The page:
Fetching Uncle Eddie on a Friday Night

Three Gaynors Night Club in Bridgeport was the place to be
on a Friday, with your paycheck in hand
No ID needed to cash your check
if the bartender knew your face
Uncle Eddie’s was well-known–
not only on Fridays, but every other day, except Sunday
when he drank in the privacy of his own home

His poison of choice–Jack Daniels
Never cluttered with much, just a few cubes of ice
that never had a chance–
to return to water, because
of Uncle Eddie’s swift swilling technique

He told me once golden amber was his favorite color
I asked him why, and
he said I had to guess, and I tried
but to no avail, so
I asked my Mom, who explained
that was whiskey’s color, and
warned me never to drink like her brothers

I never saw Uncle Eddie drink, which
was not so unusual, since drinking was a matter for men, and
not young boys, who just might notice
that their uncles weren’t perfect–
a far cry from what their mothers would’ve hoped

Only once did I see my dear uncle snockered–
Totally smashed beyond recognition
He called my Dad; his third call for rescue
Knowing he could never drive his ’61 Chrysler
back to his home in South Bellaire

Dad responded to Uncle Eddie’s call, at Mom’s insistence
that he go fetch her drunken brother
To my chagrin, he asked me to come along
Perhaps he knew he’d need another set of arms
to get my uncle home this Friday night
I accepted the mission without hesitation

Uncle Eddie was too far gone to pose a problem–
No resistance did he give
But, no more than 10 minutes into our drive
My uncle perked up, proclaimed the night wasn’t over, and
one more drink he needed to find his bliss

My Dad, not a drinking man, was quick to counter
Reminding Eddie his liver would someday surely give out
To that, my uncle countered–
that we only go around once, so
we should make the most of it

Dad didn’t argue–
wouldn’t have done any good
He just stepped on the accelerator
Getting Uncle Eddie home sooner

It wasn’t long before Uncle Eddie was fast asleep–
The job from here on was easy
My aunt greeted us, arms crossed on her bosomy chest
She wasn’t happy with the situation, but
after twenty years with my uncle
she had resigned herself to his drunken nature

On the drive back home
I asked my Dad why Uncle Eddie drank so much
He looked at me with a reluctant stare, shook his head
And said “so he wouldn’t feel the pain of life”
I didn’t really understand, but got the sense
my uncle was nowhere as happy as he seemed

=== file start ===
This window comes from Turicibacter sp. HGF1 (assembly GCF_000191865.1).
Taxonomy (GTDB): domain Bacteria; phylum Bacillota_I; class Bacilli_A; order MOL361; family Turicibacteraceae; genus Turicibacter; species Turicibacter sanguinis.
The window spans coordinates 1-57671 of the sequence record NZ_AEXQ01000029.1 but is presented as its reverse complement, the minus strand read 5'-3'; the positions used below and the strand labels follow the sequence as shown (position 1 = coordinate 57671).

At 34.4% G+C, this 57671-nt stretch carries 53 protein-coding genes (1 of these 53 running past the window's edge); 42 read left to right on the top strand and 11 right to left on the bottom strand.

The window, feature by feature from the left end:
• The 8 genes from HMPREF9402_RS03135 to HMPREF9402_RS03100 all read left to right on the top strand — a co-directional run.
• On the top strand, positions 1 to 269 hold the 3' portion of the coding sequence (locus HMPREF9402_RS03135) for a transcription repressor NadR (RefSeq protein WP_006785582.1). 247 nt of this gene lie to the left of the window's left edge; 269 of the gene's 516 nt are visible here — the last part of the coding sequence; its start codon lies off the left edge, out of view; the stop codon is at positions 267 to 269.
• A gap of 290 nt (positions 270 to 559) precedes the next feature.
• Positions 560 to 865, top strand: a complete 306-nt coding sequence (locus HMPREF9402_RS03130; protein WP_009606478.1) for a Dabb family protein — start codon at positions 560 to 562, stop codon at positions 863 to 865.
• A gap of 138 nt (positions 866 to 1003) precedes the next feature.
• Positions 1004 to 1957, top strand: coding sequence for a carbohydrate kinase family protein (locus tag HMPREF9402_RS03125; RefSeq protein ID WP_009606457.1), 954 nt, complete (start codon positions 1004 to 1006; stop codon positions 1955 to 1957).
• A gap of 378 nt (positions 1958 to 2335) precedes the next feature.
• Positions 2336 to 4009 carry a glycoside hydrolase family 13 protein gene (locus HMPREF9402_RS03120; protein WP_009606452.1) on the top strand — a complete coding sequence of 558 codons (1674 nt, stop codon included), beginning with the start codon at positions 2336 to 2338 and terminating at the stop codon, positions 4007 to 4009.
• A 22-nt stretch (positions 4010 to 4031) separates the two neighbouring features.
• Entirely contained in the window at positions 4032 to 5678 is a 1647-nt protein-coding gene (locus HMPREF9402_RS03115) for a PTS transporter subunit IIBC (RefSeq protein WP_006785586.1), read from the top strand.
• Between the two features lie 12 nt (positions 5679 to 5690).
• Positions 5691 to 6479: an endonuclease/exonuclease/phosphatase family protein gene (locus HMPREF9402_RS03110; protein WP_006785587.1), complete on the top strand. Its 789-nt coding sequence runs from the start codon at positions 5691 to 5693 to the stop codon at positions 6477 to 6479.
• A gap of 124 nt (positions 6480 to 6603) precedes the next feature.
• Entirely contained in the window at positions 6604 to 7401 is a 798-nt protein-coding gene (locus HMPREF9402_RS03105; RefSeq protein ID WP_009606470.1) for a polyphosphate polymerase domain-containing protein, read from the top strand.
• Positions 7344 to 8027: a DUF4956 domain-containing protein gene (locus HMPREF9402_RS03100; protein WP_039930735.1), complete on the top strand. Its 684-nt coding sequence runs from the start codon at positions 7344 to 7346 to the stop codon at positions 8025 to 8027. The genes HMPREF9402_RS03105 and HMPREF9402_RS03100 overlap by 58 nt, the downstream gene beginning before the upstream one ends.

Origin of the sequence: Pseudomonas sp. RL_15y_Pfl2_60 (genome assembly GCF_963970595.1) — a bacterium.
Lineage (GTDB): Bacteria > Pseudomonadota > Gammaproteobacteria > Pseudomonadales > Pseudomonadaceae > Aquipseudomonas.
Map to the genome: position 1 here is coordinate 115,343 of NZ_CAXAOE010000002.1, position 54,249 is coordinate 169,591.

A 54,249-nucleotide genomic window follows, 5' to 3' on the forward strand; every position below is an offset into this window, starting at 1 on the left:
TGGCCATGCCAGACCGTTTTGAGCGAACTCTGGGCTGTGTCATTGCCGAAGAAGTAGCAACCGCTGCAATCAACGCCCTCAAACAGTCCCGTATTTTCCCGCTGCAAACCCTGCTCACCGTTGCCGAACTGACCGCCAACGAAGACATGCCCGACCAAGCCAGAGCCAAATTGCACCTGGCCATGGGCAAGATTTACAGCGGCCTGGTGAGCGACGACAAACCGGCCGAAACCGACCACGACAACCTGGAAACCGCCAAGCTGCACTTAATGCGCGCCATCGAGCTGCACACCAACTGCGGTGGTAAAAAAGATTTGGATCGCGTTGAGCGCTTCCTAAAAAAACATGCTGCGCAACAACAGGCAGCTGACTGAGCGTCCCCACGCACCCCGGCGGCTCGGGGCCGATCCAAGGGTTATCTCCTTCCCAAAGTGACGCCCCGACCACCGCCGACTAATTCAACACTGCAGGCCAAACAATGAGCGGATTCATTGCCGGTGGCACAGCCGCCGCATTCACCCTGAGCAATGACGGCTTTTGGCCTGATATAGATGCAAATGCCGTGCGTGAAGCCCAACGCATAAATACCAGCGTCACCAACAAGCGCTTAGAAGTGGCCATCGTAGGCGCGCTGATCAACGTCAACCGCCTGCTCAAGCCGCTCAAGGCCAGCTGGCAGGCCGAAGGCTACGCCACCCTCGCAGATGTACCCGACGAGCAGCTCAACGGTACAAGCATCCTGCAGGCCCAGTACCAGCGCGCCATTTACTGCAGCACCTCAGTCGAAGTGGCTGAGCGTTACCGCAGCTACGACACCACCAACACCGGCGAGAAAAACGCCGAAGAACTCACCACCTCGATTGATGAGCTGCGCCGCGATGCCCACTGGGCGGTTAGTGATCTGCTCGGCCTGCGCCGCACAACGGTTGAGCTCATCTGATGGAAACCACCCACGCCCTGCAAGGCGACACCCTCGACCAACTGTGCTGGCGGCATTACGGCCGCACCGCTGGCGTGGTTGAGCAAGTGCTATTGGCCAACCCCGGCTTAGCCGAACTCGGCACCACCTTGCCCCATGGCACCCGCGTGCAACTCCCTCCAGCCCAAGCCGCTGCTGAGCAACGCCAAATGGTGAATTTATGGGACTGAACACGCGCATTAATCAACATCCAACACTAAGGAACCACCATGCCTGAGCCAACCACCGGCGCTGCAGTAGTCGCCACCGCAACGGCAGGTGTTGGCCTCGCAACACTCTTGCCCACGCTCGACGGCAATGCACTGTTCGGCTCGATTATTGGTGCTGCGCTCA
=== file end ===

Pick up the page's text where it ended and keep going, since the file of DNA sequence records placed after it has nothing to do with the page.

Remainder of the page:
Three years later at Uncle Eddie’s funeral
I stared at his colorless face in the casket, and saw a look of peace
I whispered to him: “You never asked my favorite color–
It’s sky blue, the color of Heaven”

Author: Don Iannone, D.Div.

Biography Photographer, poet, teacher, complementary medicine provider, interfaith minister, and former economic developer. Holds a Doctorate in Divinity, Master of Divinity, Master of Mind-Body Medicine, and Bachelor of Arts degree in Anthropology. Clinical certifications in Reiki, guided meditation, life purpose coaching, and spiritual counseling.  Author of 12 books, including two new books in the contemporary spirituality field. Learn more here. Contact Information Contact Don Iannone by email: diannone@gmail.com

2 thoughts on “Fetching Uncle Eddie on a Friday Night”

  1. And just for posterity’s sake, as I lay in bed last night, waiting for sleep, after reading some of the Gandavyuha Sutra, the final book of the Avatamsaka Sutra, with its fantastic and long-winded descriptions of Buddha-realms and such, it came to me: the name of Uncle Eddie and Daddy Bill’s leader in the vacuum cleaning sangha: Parker Clark, salesman and wisdom-dispenser extraordinaire….

  2. And what a coincidence that Eddie was my Dad’s good friend. Two memories I have of Eddie: Xmas Eve, maybe 1957, he was over at our house, and he made me a sloe gin fizz in the kitchen. And I recall the day that they were cleaning out the gutters on our rented house on S. 3rd St, maybe 1957 again, and Eddie, my Dad, my Brother Billy and I stood watching as the workers threw down pigeon eggs, which splattered on the sidewalk, and they were bloody and had little birds in them.
    And then, even after we moved to California, there were the stories that my Dad would tell about the adventures he and Eddie would have when they were Kirby vacuum cleaner salesmen together, along with guys like Square Deal McCone and their boss, whose name was equally colorful, but which I can’t recall right now….
    Good one, Don. Thanks!

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